Posted on September 9, 2015
Posted by Jan Snyder and Jennifer Maurer
As we wrote in Part I of this series, we feel privileged to have a very rich collection of Gale databases and eBooks at our fingertips to use with students and staff, at zero cost to us, through the Oregon State Library’s Statewide Database Licensing Program. Statewide access provides consistency for students as they move from elementary to middle school and then high school.
But the real value and power of these resources are unleashed when librarians and educators collaborate and communicate. In the second part of this blog series, we’ll discuss – from our own perspectives – communication.
(If you missed it, be sure to also read Part I — Driving Electronic Content Discovery and Usage: Collaboration.)
Electronic Mailing List:
While presenting about Gale databases to various audiences falls under the heading of training, it is also a form of communication. However, I also have a direct channel of communication about OSLIS and its resources, including the statewide databases. The State Library created an electronic mailing list called OSLIST. As I learn about new school library staff in Oregon, I automatically subscribe them. Through OSLIST, I share ideas for how to use the databases as well as communicate about new Gale products and features.
For example, here is a recent post about the new middle school database, Research In Context, and another one in which I list three potential uses for ReadSpeaker, Gale’s text-to-speech tool. While communicating via an electronic mailing list is not an original idea, it is effective. I stick to OSLIST’s scope and purpose and limit myself to one to four emails per month. Another way I reach a broad audience is by submitting articles for the Oregon Department of Education subject newsletters and the newsletter from the office of the superintendent. And soon we’ll experiment with placing ads about OSLIS and the statewide databases in the journals of Oregon teacher associations.
I’ve had the opportunity in the last few years to share our statewide Gale resources through “Educator Week” presentations at two local Barnes & Noble stores. This gives the ability to tie databases, research, and curriculum together for teachers across many districts who attend these presentations. Often I run into teachers who are completely unaware of what is available for their use. It’s a delight to open the “magic box” of resources for them, and see their excitement to return to the classroom with new tools for helping students!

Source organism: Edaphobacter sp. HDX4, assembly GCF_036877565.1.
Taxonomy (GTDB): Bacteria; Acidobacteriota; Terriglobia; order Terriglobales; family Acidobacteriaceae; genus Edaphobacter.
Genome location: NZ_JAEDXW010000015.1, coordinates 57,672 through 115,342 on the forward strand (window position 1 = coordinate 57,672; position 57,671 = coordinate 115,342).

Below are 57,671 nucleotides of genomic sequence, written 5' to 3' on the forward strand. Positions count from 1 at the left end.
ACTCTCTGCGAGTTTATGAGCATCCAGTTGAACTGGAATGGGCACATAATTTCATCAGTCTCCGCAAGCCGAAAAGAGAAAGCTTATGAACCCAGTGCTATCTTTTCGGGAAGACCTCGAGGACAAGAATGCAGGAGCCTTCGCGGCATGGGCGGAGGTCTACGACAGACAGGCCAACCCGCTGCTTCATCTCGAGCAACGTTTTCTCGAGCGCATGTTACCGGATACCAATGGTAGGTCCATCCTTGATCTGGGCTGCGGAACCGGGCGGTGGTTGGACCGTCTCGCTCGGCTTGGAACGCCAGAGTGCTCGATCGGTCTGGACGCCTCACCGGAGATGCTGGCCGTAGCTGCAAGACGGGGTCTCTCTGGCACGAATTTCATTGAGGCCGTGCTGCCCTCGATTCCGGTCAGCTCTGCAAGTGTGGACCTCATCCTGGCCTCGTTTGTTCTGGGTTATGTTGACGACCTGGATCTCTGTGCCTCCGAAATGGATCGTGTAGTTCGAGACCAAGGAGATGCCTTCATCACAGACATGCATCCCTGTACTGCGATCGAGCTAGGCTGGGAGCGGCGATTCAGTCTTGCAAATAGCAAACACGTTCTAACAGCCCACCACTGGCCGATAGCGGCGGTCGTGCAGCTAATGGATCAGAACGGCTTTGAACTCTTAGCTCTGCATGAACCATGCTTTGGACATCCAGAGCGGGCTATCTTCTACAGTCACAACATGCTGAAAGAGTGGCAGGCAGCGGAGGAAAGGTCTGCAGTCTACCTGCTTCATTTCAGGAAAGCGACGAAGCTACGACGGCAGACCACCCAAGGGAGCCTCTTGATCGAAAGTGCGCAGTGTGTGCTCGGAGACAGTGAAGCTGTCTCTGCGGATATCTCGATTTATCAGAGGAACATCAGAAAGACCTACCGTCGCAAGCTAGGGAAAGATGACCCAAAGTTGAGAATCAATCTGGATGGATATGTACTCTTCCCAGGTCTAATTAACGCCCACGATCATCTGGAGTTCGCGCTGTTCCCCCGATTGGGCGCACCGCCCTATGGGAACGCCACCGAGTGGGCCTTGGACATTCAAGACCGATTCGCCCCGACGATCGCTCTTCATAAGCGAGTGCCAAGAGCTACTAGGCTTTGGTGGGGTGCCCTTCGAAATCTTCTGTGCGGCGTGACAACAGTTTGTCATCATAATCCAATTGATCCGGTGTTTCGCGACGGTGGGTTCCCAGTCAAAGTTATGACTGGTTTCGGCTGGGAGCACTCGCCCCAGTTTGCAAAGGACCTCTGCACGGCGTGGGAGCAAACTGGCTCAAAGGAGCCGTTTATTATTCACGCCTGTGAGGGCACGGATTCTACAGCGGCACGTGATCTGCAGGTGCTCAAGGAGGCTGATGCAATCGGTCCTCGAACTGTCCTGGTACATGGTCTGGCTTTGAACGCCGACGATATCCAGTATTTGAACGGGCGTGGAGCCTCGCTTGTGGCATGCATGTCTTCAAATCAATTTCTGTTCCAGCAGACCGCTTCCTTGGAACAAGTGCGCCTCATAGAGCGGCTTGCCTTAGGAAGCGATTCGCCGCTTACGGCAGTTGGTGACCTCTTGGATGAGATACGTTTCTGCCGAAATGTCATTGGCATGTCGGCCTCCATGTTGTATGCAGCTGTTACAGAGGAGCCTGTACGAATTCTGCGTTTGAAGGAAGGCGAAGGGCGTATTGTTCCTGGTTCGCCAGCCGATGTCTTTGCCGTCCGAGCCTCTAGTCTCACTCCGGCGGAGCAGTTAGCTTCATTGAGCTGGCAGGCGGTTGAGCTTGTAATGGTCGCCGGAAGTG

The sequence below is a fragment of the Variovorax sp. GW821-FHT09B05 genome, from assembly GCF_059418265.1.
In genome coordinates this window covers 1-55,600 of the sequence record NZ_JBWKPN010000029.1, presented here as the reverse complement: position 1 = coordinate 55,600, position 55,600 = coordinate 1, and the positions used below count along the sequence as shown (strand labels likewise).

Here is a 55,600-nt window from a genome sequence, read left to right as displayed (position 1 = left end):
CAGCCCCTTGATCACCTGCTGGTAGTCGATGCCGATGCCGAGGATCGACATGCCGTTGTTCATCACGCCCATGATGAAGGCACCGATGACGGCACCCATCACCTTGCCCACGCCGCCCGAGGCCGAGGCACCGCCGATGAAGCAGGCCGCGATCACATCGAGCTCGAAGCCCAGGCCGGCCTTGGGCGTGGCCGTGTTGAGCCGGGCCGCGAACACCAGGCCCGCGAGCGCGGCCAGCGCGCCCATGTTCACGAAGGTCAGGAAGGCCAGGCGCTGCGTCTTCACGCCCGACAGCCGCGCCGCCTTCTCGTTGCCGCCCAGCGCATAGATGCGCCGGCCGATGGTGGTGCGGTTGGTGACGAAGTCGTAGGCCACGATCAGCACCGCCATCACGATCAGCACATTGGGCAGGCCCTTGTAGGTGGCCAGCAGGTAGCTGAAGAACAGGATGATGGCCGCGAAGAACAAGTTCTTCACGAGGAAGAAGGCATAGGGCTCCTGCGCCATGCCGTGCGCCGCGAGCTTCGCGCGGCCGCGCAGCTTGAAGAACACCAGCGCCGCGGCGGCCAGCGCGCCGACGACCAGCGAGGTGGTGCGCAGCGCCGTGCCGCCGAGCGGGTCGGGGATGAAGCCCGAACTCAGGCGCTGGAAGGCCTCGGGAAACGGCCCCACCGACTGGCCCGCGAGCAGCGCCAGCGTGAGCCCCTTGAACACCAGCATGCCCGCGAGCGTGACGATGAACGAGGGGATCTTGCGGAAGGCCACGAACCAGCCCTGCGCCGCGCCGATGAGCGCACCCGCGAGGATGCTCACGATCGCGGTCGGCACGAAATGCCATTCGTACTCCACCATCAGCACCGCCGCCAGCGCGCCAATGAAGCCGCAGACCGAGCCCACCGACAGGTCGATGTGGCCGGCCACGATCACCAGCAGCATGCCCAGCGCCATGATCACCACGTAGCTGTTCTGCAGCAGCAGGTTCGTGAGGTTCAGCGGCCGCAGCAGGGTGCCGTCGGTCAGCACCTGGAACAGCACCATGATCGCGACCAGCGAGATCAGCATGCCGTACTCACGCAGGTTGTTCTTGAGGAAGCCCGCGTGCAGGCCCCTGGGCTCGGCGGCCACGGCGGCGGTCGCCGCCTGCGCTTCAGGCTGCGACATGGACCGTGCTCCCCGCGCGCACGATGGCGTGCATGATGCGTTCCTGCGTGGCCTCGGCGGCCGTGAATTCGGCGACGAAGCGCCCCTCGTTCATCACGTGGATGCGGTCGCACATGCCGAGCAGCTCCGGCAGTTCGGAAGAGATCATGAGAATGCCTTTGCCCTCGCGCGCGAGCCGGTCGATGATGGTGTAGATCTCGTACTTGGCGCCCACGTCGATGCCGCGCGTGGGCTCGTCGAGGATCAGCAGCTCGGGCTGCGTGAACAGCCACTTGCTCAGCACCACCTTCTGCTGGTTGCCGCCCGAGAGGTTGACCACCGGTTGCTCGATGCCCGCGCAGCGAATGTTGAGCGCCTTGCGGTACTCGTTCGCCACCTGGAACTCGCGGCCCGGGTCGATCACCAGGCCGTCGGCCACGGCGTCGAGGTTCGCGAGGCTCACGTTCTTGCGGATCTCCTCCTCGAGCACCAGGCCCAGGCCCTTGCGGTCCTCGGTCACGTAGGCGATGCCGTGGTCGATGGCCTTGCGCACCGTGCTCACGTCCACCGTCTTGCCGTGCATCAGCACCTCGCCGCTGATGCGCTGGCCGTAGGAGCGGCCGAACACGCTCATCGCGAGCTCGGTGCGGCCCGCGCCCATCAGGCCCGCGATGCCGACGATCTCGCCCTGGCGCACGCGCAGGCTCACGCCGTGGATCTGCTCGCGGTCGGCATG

Professional Learning Communities:
I have the privilege to be part of a dynamic professional learning community (PLC) comprising librarians, both building and district level, from a large number of school districts across four counties. We meet once a month to discuss topics of interest in the world of school libraries. This PLC time gives us a unique opportunity to share, among other things, ways we are using resources with our students and teachers, and allows us the venue to stay updated with any changes, enhancements, etc., occurring in the databases. We are fortunate to have Jennifer at these meetings to help keep us informed and aware of those changes.
Individual Classroom Teachers:
In the ongoing effort to keep the digital curriculum classes current and relative, I communicate regularly with the departments or individual teachers using the CLiC classes. They either send me documents they have created to supplement the content or links to other sites or web pages they wish to add to the classes. I can then quickly link those to the appropriate digital class. This creates a true collaborative effort as it allows all teachers and students using a class to benefit as a whole from each individual’s contribution.
Opportunities are also available through teacher PLC time, or staff meetings, to work with groups of teachers to train them in the use of the various Gale resources available to us through the Statewide Database Licensing Program. This helps the teachers better organize and focus their research projects for students. They know students will be using vetted resources to accurately represent their research.
Our statewide databases and OSLIS provide a solid base to develop curriculum and greatly improve how we deliver information to our staff and students. Through use of this electronic content, in conjunction with district-purchased resources, our educational world and school libraries have become much more relevant and useful to our patrons.
About the Author
Jan Snyder has been a librarian for more than 40 years. As district librarian of her school district over the last 25 years, she has seen many changes–most of them exciting. She has a passion for curriculum development. When not creating digital curriculum content for teachers and students or facilitating her many libraries, she loves taking pictures, reading her Nook, and working with wool appliqué.
About the Author
Jennifer Maurer is the School Library Consultant at the Oregon State Library–not to be confused with the libraries at Oregon State University–where her primary responsibilities include working with OSLIS and the K-12 aspect of the statewide databases. Previously, Jen drove a bookmobile and was a teacher and a school librarian for a dozen years, split between Texas and Oregon. In her free time, she enjoys geocaching and traveling. This summer she was able to combine those interests by finding a geocache in Moscow’s Red Square.
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